The Google Doodle on Tuesday honoured Soviet theoretical physicist and Noble Laureate Lev Davidovich Landau, who won the 1962 Nobel Prize in Physics for his research into liquid helium's behaviour at extremely low temperatures.
Born in Baku, Azerbaijan on January 22 in 1908, Landau's work covered all branches of theoretical physics, ranging from fluid mechanics to quantum field theory.
His father was an engineer with the local oil industry and his mother was a doctor.
Landau was a child prodigy in mathematics and learnt the calculus at a very early age. By the time he was 13, he could integrate and differentiate with ease.
"Described by classmates as a 'quiet, shy boy,' young Landau was brilliant at Math and science, but struggled in relating to his classmates," Google said in its post.
Enrolling in the Physics Department of Leningrad University, his first publication titled "On the Theory of the Spectra of Diatomic Molecules" was already in print when he was just 18.
Completing his PhD at 21, Landau earned a Rockefeller fellowship and a Soviet stipend which allowed him to visit research facilities in Zurich, Cambridge, and Copenhagen, where he had the opportunity to study with Nobel Laureate Niels Bohr.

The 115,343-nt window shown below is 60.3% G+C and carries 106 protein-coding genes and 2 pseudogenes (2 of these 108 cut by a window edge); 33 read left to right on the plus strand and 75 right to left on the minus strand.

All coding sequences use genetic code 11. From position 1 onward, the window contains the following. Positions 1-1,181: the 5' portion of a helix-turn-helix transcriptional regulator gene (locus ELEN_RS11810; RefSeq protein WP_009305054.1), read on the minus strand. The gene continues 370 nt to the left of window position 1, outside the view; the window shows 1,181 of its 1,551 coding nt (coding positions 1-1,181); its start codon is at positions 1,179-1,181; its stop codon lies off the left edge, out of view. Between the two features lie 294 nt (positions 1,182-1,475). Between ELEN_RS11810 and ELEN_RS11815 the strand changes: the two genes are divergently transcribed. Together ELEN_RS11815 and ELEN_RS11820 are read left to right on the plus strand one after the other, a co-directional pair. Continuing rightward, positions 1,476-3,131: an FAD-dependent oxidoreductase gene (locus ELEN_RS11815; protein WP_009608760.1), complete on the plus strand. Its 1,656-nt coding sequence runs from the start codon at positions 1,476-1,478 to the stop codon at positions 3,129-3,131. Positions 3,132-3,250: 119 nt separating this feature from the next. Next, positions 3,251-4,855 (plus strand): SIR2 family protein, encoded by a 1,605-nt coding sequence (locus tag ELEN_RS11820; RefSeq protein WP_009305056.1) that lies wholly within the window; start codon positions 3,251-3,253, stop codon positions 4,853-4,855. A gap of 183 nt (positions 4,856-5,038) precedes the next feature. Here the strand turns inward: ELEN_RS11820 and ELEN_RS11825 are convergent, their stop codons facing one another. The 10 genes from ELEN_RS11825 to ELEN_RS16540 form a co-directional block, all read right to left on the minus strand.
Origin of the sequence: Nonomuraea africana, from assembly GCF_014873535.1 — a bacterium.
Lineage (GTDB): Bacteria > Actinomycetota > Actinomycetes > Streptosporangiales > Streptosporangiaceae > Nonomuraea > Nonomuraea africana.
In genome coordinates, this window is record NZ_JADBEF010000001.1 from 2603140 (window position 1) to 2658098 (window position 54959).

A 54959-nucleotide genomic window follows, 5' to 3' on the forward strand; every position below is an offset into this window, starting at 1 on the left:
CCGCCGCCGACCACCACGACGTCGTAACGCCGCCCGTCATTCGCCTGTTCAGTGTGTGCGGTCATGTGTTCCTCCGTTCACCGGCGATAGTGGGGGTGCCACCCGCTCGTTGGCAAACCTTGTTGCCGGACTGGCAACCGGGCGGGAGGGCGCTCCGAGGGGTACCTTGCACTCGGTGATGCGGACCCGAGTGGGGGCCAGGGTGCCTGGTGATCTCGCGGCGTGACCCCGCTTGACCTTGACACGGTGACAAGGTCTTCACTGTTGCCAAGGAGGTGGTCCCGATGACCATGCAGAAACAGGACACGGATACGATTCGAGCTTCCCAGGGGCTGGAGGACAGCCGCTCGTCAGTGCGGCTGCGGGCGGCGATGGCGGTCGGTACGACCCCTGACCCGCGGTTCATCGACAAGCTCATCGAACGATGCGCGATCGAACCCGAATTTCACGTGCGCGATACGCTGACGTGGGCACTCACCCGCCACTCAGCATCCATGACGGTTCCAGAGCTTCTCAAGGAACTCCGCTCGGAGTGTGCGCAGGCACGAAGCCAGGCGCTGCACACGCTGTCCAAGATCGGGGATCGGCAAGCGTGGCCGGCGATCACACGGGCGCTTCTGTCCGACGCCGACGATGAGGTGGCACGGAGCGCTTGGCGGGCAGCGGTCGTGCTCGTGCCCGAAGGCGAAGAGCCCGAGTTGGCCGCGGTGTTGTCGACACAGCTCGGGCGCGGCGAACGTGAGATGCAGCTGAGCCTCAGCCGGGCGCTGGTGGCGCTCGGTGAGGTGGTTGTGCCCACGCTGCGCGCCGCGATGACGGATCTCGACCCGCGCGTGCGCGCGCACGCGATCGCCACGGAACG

He married Kora T. Drobanzeva, who was from Kharkiv, present-day Ukraine, in 1937. Nine years later in 1946, their son was born, and they named him Igor.
When it came to love and physical intimacy, Landau rued the idea of monogamy, and instead propagated what he called "free love". He even encouraged his wife and students to follow the same principle. However, his wife, reportedly, was not much amused by the idea.
Elected to the erstwhile USSR's Academy of Sciences in 1946, Landau also received the Lenin Science Prize for his monumental Course of Theoretical Physics -- a 10-volume study co-written with his student Evgeny Lifshitz.
His wide-ranging research has linked his name to many concepts that he was first to describe including Landau Levels, which are the focus of today's Doodle, Landau diamagnetism, Landau damping, and the Landau energy spectrum.
"His legacy is also kept alive by the Landau Institute for Theoretical Physics in Moscow -- and there is even a crater on the moon named after him!," said Google.
In 1961, he received the Max Planck Medal and the Fritz London Prize. Landau died on April 1, 1968.
(with inputs from IANS)